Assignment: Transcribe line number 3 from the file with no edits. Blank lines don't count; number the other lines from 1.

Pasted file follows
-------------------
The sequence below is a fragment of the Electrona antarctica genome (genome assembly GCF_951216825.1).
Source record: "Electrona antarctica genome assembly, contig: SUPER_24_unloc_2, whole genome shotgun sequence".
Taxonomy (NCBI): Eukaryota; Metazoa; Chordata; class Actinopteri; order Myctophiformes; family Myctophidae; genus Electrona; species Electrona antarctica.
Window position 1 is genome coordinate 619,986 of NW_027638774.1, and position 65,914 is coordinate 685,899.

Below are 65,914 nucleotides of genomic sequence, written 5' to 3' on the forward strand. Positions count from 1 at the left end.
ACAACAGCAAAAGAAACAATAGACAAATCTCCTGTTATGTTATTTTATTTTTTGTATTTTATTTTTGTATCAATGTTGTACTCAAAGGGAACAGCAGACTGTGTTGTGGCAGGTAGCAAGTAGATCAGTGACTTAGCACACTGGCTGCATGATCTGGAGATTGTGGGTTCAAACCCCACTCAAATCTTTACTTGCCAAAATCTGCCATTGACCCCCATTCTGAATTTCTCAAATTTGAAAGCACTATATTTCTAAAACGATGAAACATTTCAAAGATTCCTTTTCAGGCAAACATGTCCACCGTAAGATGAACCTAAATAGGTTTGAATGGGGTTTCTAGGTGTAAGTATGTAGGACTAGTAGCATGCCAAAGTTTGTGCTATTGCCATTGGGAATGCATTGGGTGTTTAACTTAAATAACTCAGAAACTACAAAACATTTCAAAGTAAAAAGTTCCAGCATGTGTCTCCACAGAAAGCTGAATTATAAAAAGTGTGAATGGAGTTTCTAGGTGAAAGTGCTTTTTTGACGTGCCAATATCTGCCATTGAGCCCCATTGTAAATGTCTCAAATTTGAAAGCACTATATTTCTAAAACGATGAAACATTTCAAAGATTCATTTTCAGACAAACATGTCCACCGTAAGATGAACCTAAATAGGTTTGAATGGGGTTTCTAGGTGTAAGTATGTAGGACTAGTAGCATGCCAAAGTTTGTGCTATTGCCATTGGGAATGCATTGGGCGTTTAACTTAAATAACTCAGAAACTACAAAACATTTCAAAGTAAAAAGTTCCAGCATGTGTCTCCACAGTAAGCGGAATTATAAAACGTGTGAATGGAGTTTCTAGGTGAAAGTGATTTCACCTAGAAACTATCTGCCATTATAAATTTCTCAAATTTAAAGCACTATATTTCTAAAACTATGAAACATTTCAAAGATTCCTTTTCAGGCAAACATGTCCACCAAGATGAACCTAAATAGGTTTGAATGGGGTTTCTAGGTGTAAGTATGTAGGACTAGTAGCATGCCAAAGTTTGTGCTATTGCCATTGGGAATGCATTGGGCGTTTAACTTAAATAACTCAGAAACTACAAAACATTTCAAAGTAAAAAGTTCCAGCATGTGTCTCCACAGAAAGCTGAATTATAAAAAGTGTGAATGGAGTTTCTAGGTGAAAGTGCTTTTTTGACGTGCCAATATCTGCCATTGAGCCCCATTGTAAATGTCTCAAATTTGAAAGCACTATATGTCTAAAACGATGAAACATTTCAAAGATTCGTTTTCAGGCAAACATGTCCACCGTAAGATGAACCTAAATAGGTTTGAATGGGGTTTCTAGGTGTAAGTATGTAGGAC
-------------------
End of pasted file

Taxonomy (NCBI): Eukaryota; Metazoa; Chordata; class Actinopteri; order Myctophiformes; family Myctophidae; genus Electrona; species Electrona antarctica.